Tuesday, January 03, 2006

Thinking harder about social contracts

I have been tickled lately by the support of no less a light of freedom than Sunni Maravillosa, who recently gave these humble environs a very nice review, and now has some thoughtful responses to yesterday's musings about social contracts and the Bill of Rights.

Writers write for a number of reasons, and one is to express ideas that we think deserve to be voiced. But any writer who's not a moron also puts ideas out there to be tested, to see if they really stand up to scrutiny or if they need revision. I love blogging because this kind of analysis can happen almost instantly.

When I wrote that "I, too, have often wondered if freedom and liberty can work in a world where 'most times people do not act rationally,'" of course I was begging for someone to come along and tell me that they can indeed work, and/or that my assumption is wrong. After all, the idea that people don't always act in their best interests, i.e., rationally, is central to nanny government and tyranny. Sunni does me an enormous favor and suggests my assumption indeed needs to be examined more carefully.

"That assertion is put forward by researchers time and again, and I cringe whenever I hear it, for it's insidiously destructive. The first definition of rational in my dictionary is 'based on reasoning.' But any individual with a modicum of experience in human interaction knows that individuals' reasonings can be widely divergent -- sometimes even though they lead to the same result ..."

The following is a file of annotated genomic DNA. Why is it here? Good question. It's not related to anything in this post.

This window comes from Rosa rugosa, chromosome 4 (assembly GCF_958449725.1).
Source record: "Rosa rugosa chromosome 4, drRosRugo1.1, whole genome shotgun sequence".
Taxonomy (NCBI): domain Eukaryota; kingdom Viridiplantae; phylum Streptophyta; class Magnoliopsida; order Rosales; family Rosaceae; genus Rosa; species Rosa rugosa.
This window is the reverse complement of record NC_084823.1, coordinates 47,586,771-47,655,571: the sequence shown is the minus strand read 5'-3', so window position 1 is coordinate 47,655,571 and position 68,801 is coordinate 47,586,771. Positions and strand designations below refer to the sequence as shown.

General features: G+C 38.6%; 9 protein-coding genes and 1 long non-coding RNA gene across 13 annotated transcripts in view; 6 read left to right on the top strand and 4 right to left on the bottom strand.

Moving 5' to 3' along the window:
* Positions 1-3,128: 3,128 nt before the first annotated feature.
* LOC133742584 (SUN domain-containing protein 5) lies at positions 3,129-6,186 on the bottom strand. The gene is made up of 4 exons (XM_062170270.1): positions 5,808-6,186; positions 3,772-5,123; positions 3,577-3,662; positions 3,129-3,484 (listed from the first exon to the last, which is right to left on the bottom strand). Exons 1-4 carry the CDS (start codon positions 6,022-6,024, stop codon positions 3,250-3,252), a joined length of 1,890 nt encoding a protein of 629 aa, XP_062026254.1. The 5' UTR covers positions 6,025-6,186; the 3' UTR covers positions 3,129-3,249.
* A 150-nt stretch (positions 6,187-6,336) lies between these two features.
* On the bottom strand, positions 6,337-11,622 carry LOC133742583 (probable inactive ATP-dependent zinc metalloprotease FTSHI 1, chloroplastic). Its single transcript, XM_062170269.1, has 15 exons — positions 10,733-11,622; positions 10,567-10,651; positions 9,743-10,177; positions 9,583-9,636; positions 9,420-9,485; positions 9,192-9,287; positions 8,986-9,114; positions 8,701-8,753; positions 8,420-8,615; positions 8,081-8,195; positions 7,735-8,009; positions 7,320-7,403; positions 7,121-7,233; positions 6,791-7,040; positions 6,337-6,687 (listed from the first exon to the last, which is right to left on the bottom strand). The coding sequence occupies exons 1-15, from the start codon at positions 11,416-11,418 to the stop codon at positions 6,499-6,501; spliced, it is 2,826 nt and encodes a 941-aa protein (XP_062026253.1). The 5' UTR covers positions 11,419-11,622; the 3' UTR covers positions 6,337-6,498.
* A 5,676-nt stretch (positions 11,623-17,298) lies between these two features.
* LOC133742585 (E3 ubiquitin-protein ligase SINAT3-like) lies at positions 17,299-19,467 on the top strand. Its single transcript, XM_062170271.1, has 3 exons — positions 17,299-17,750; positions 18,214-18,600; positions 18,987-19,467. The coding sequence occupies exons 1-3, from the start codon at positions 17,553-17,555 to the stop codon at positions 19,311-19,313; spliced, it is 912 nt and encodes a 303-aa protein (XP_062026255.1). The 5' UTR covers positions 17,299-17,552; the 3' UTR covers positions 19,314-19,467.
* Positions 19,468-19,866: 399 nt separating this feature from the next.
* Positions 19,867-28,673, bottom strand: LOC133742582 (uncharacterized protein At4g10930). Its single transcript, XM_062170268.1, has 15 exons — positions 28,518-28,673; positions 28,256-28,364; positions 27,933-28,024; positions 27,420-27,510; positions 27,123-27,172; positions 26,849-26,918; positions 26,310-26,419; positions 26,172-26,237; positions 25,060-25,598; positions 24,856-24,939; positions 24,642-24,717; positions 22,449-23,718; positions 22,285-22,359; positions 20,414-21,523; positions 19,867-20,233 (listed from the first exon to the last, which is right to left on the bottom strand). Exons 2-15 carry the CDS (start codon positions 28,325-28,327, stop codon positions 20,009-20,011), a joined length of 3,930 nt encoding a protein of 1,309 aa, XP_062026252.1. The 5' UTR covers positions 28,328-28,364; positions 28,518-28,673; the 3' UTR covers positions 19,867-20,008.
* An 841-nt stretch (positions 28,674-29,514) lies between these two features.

Sunni also has some thoughts about my description of the Constitution as a contract that means what it says:

"But the Constitution doesn't allow men and women their full freedom; it set up a system of governance and taxation that of necessity constrains peaceful people's liberty."

That's a really good point and gives me a chance to bring up an awesome essay that was recently brought to my attention that I've been meaning to write about - one that introduced me to the concepts of "positive" and "negative" freedom and reminded me the "default" position is freedom: We are inherently free beings, and manmade contracts and institutions are designed to set restrictions on that freedom. I don't know yet that I embrace all of this writer's points, but it's thought-provoking and that's always good.

Sunni concludes: "Don't get me wrong -- living in a society where the Bill of Rights is respected would be much better than the current USSA. It just isn't the end point I'm working for." My first instinct is I think I agree. Thanks, Sunni, for helping to clarify my thinking.

The other big Sunni news is that her Freedom Summit talk, "Things You Need to Know About Freedom - But Probably Don't Want to Hear," is now available for download thanks to Kirsten and the Poddy Talk podcast - along with a lengthy conversation between Kirsten and Sunni. I'll be listening in during my morning commute today - sounds like a great way to start the day.


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